A primer on mobile systems used for heterogeneous computing

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In the mobile and embedded market, the design constraints of electronic products can sometimes be seen as tight and contradictory: the market demands higher performance yet lower power consumption, reductions in cost but shorter time-to-market.

These constraints have created a trend for more specialized hardware designs that fit a particular application; if each task is well matched to a functional unit, fewer transistors are wasted and power efficiency is better. As a result, application processors have become increasingly heterogeneous over time, integrating multiple components into a single System-on-Chip (SoC).

The diagram below presents the architecture of a modern SoC. Such a chip typically includes a CPU (with optional multi-core and SIMD capabilities), a GPU for both 3D graphics acceleration and high-performance vector computation, an ISP (Image Signal Processor) for acquiring image sensor data, a VDE (Video Decoder and Encoder) for codec acceleration and an RPU (Radio Processing Unit) for connectivity. Each of these components has its own advantages and combinations of these can be used to implement many applications efficiently.

Heterogeneous computing SoC architecture

Today many application developers rely on the CPU to meet the requisite performance requirements of their advanced computational photography and computer vision algorithms. However, these CPU-centric solutions frequently struggle to deliver sustained video-rate processing of high-resolution images, largely due to thermal limits of the devices.

As shown in more detail in the figure below, a CPU combines a small number of cores with a large data cache, optimized for efficient execution of general-purpose control code with low memory latency. The GPU, on the other hand, dedicates its transistors to ALUs (arithmetic logic units) rather than data caches and control flow. This arrangement of hardware enables efficient execution of large unbranched data sets that require many repetitive arithmetic calculations, such as an image processing algorithm operating on many pixels.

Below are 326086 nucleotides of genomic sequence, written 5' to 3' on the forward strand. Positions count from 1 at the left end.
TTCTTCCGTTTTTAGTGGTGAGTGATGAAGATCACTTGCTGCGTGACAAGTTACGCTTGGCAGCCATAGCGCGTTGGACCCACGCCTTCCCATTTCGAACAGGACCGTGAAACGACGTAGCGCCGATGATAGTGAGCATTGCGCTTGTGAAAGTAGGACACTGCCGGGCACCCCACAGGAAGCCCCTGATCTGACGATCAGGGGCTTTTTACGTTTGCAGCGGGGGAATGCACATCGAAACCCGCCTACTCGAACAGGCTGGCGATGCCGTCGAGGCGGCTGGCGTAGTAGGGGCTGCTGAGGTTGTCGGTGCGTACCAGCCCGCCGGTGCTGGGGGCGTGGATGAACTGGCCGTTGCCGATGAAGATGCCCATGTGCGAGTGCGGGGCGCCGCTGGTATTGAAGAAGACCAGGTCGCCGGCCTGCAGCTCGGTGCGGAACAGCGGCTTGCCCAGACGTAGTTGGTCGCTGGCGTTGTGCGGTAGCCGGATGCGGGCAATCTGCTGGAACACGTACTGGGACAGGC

Heterogeneous computing: CPU vs GPU architecture

Furthermore, because the GPU is designed to run at lower clock speeds than a CPU, offloading image processing workloads from the CPU to GPU can lead to both an increase in performance and a reduction in power consumption and generated heat. The resulting implementation is also likely to be more balanced and also more responsive, as the CPU has more free cycles to respond to the demands of the operating system and user interface.

In the context of mobile and embedded software, heterogeneous computing is the process of combining different types of processing units together to meet an application’s performance requirements within a limited power and thermal budget. By partitioning the application into multiple workloads that can be distributed across the available hardware units, so that each workload is run on the hardware unit capable of executing it most efficiently, the overall performance and power-efficiency of the implementation can be improved.

When partitioning an application, serial tasks should usually be allocated to the CPU, whereas data-parallel tasks are good candidates for offloading to the GPU. If the SoC provides dedicated hardware accelerators such as an ISP or VDE, related tasks such as image de-noising and video playback should usually be allocated to these accelerators in order to maximise power-efficiency.

However, in some cases it may be desirable to implement these tasks in software instead, for example using GPU compute, to trade efficiency for a higher-quality algorithm than may be provided by the fixed-function accelerator. The use of GPU compute is particularly common in the field of computer vision where active research is continually leading to refinements of existing algorithms as well as entirely new vision algorithms. Fast deployment of these algorithms into products requires both programmability and a high-performance compute capability.

Join us next time for an example use case of heterogeneous computing and the existing bandwidth constraints SoCs currently face.

Further reading

Here is a menu to help you navigate through every article published in this heterogeneous compute series:

Please let us know if you have any feedback on the materials published on the blog and leave a comment on what you’d like to see next. Make sure you also follow us on Twitter (@ImaginationTech, @GPUCompute and @PowerVRInsider) for more news and announcements from Imagination.


Alex Kelley

Alex Kelley

Alex Kelley has over 20-years of sales, marketing, and general management experience in 3D computer graphics and has worked in the USA and several countries in Asia. Since joining Imagination Technologies Alex has launched the Visualizer brand, which has most recently brought a photorealistic virtual camera to SketchUp transforming the way people view 3D models. Alex was a Vice President at Caustic Graphics, a start up acquired by Imagination, and before that held Vice President roles at Autodesk and Alias. Alex is fluent in Japanese, and holds a B.S. and M.S. degree in Computer Science from Arizona State University.

1 thought on “A primer on mobile systems used for heterogeneous computing”

  1. Balancing the design of a system with enough specialized hardware for the range of common workloads it’s projected to have to do in its lifetime would seem like a common sense priority for the designer of the system, yet such a basic principle has eluded the lead developers of even major projects on occasion in the past.


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